After presenting a summary of your proposed session, you’ll select a time and place and post a notice on our Marketplace wall. As each person does the same…Voila! The agenda is born.
We ask that everyone attending our conference show up for the opening. It’s important. You’ll listen to the presentations and take note of those you would like to attend. As you listen, you may be inspired to present a session yourself. There are no deadlines or time limits: simply step up and describe your idea for a session.
At the end of the presentation, you will browse the notices on the Marketplace and sign up to attend any sessions that interest you. Signing up for a session is optional. You may attend any session you like and even move between sessions (according to The Law).
You may add a session to the schedule at any time during the event by posting information about it in an available slot in the agenda. We’ll have periodic announcements of any new or rescheduled sessions, but it’s a good idea for all participants to keep an eye out for schedule changes as well.
Anyone attending Agile Open Northwest may create a session.
Any topic related to our conference theme is appropriate. Sessions may be on technical or non-technical subjects, but should relate to working with agile methods in the real world.
No, session conveners only need to have the level of expertise needed to conduct the session. If you intend to teach other people about something, we hope you actually know something about it. But you may choose to conduct your session as a discussion among peers or even organize a session around a topic that you know little about but would like to understand better. Be sure to explain how you intend to conduct the session when you invite people to attend it.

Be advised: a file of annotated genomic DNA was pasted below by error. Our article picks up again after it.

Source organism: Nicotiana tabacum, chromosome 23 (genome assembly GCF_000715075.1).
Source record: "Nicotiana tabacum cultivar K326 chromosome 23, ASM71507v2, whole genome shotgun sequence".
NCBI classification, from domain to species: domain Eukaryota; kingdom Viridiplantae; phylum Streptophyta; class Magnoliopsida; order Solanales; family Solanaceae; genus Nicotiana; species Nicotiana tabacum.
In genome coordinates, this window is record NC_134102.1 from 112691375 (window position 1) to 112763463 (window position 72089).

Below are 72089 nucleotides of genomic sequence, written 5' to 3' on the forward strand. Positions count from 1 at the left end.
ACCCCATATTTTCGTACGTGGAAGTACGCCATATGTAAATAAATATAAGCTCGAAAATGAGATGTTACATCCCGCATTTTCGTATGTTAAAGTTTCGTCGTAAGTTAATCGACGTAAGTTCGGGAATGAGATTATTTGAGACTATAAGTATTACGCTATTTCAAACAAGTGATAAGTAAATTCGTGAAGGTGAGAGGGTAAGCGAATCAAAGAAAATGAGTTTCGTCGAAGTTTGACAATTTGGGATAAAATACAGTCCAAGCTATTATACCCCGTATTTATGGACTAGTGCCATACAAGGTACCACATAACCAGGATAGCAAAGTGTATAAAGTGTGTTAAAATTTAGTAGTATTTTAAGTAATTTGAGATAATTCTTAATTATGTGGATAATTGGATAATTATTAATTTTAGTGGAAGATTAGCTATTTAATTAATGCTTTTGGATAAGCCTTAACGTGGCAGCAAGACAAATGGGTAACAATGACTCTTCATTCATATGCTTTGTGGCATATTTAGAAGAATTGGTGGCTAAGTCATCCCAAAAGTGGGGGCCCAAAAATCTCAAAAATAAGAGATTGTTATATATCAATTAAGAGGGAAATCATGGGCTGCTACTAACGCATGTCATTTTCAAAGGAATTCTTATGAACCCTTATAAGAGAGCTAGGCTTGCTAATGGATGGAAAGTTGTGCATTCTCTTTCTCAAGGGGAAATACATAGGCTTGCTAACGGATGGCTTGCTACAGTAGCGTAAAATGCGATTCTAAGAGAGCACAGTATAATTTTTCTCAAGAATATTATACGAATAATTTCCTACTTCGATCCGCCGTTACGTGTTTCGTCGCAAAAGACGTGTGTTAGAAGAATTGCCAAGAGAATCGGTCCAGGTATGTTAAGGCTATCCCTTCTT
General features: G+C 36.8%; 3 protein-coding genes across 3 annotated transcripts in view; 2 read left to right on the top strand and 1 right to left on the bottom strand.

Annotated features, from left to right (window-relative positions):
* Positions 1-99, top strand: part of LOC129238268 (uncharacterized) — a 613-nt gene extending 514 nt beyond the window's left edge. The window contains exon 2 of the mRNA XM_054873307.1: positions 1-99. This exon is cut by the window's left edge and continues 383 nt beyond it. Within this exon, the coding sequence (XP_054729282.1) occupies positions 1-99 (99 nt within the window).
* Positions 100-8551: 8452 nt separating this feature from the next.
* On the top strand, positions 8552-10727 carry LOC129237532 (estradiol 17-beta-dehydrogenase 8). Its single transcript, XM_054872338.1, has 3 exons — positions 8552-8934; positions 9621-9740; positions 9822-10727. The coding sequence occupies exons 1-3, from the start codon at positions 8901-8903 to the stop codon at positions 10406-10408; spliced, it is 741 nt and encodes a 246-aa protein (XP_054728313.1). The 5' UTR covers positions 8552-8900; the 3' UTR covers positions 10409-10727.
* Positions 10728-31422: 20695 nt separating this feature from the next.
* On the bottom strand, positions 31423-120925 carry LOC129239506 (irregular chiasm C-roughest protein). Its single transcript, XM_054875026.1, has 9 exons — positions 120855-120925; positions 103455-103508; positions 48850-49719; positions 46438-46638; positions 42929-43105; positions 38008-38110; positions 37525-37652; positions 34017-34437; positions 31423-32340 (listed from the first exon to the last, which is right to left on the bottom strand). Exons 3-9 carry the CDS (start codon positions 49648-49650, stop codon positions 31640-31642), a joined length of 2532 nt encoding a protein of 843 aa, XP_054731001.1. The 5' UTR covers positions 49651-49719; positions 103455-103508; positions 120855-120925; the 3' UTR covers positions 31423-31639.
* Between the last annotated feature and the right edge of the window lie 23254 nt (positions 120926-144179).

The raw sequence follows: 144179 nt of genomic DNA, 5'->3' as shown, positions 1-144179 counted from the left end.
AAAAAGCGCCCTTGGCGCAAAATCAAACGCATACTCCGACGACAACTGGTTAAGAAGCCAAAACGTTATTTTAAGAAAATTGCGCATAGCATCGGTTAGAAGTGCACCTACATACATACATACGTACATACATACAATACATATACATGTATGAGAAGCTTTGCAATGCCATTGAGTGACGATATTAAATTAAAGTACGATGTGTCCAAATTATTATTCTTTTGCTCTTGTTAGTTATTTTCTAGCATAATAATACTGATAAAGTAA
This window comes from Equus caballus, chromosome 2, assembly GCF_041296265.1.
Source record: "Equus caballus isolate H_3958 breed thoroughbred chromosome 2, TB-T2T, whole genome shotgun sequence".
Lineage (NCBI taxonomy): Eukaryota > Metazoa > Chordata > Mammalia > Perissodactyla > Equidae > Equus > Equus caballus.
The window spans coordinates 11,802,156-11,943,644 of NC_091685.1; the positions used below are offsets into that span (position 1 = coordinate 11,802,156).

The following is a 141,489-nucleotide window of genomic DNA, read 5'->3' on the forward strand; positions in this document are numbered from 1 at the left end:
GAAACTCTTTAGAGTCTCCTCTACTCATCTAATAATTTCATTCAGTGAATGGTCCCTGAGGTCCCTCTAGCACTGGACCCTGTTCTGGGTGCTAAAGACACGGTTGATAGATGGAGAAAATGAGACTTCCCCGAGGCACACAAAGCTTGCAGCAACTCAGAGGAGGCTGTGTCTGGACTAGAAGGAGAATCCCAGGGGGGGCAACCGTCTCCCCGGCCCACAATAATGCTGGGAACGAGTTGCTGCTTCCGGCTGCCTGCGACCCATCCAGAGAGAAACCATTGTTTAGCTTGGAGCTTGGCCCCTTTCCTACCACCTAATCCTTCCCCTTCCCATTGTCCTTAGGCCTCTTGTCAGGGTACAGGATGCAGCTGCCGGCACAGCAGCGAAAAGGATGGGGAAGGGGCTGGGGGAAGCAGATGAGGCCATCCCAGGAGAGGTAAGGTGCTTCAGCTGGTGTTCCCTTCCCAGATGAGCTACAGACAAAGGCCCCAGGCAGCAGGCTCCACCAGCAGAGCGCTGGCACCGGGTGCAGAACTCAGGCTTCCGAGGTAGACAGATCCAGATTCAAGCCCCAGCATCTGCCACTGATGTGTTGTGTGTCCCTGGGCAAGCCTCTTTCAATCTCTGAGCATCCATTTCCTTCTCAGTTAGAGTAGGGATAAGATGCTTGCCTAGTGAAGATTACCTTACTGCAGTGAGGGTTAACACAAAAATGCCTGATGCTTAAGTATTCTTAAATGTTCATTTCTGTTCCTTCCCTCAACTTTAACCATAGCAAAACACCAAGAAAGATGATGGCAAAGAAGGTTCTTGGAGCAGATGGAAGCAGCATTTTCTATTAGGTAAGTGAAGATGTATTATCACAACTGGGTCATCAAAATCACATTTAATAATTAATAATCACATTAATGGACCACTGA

Yes, just speak to one of the hosts. We will have announcements of new sessions and changes at the start of each day and during lunch.
We publish simultaneously with the conference an online record of what sessions were held, who participated and what happened in them. The level of detail of this summary is up to the session hosts; at the conference, instructions and assistance will be available so that you can enter session information while it is fresh.
We have optional night-owl sessions on the schedule on Wednesday and Thursday evenings. We must leave the facility before closing time….but wherever it happens is the right place, so you can schedule sessions in other places like coffeeshops, restaurants, bars. Use your imagination. :-) We also have early bird sessions at 8:00 am on Wednesday and Thursday, for those who prefer the bright light of morning.